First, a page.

Whether in Michigan or any other state, nearly anyone can be accused of possessing illicit drugs, prescription or otherwise. Unfortunately, in certain circumstances an individual may be charged with possession with intent, if the prosecutor determines the substance in your possession was more than would be considered normal for personal use. Can you fight drug possession charges, and if so, how?
In the U.S. all people who are charged with any criminal offense, regardless of its seriousness, are considered innocent until proven guilty beyond a reasonable doubt. Some people unfortunately have the opinion that anyone facing criminal charges is guilty, however this is not the case. In fact, many are innocent. If you are facing drug possession charges, how can you fight and avoid criminal penalties that often include jail time, probation, fines, a criminal record, loss of your driving privilege, and more?
Drug possession charges are some of the most common in every state; thousands of people are arrested each year, often in connection with a minute amount of a controlled substance found on a person, or in his/her car. While defending these charges is possible, it can be challenging, however in many cases prosecutors have more serious cases to attend to and may agree to reduce or even dismiss charges. Regardless of the situation, there are several defense strategies that may prove effective depending on the facts of each individual case. These include:
Illegal search and seizure. Before being arrested, any search and seizure must be performed in accordance with the law under the Fourth Amendment to the U.S. Constitution. Therefore, if illicit drugs or a controlled substance were found in the trunk of your vehicle without your giving permission for police to access the trunk, it may be possible that the evidence is inadmissible at trial. However it’s important to note that any evidence that is in plain view of law enforcement such as that in a console or on the dashboard or back seat may be seized and used for evidence. Police must also have reasonable suspicion to pull you over (conduct a legal traffic stop) in the first place.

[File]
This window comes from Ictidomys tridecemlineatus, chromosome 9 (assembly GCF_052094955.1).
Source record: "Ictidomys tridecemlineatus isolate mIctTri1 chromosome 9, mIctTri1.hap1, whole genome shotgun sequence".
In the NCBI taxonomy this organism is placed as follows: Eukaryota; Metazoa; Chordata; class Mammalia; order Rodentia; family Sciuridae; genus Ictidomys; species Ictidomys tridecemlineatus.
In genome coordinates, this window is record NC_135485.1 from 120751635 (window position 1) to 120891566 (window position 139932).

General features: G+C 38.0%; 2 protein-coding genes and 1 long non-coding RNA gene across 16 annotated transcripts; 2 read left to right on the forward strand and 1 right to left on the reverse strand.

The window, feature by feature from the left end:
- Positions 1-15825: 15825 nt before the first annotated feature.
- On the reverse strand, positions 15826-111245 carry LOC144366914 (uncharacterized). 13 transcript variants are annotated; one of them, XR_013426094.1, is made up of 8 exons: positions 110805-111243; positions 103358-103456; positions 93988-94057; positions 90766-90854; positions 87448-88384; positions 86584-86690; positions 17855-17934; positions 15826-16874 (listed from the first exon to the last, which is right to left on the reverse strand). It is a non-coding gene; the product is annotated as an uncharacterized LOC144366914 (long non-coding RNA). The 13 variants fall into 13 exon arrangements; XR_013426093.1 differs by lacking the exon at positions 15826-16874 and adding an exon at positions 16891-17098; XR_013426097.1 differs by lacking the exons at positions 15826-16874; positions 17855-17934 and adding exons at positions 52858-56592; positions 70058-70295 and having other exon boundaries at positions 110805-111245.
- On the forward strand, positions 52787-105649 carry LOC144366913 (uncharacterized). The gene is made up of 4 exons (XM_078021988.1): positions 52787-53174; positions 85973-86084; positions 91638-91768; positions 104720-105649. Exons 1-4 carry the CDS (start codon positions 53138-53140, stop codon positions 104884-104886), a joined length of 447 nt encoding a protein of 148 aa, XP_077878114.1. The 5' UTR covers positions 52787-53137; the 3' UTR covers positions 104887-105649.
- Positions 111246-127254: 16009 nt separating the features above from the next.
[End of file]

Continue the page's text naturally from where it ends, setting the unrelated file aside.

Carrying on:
Entrapment. Police and law enforcement officials often “entrap” innocent individuals by encouraging them to commit a crime they would not have committed under normal circumstances. For instance, police may use an informant to coerce you into passing drugs provided by the state to a third party.
Analysis of the substance by the crime lab. There are many spices and other substances that may appear to be illegal substances such as marijuana or cocaine to the naked eye. Prosecutors must prove beyond a doubt the substance you were in possession of was indeed an illicit drug, which may require analysis by a crime lab. If the substance proves to be Italian spices, powdered sugar, or something that is not an illegal drug or controlled substance, you cannot be prosecuted.
What if the joint you were accused of possessing didn’t belong to you, or you didn’t know an illicit substance was on your property? This is another defense often used by criminal defense attorneys. There are many circumstances in which someone may be in an area where illicit drugs are present, but it doesn’t mean anyone who is on the property is in possession of drugs. Perhaps a friend or family member had marijuana, meth, or oxycodone in his or her house, or a passenger in your vehicle had drugs you were not aware of. Are you responsible when you didn’t possess drugs, or even aware they were in your vicinity? Defense lawyers will fight aggressively to make prosecutors provide concrete evidence of your guilt.
In states where medical marijuana is legal, it could be a defense. Medical marijuana is legal in Michigan and many other states, and it’s helpful when you can produce the proof of a doctor’s recommendation. In such cases, a competent defense lawyer will provide convincing, clear evidence that a medical condition necessitated the need for medical marijuana.
There are many viable defenses that often prove effective for those charged with drug possession, depending on the laws in various states. In Michigan, there are legal options that those accused of possessing drugs may be eligible for including drug court, diversion programs, and more. The most important step to take when charged with possessing an illicit substance or illegal narcotic drug is to speak with an experienced defense attorney immediately.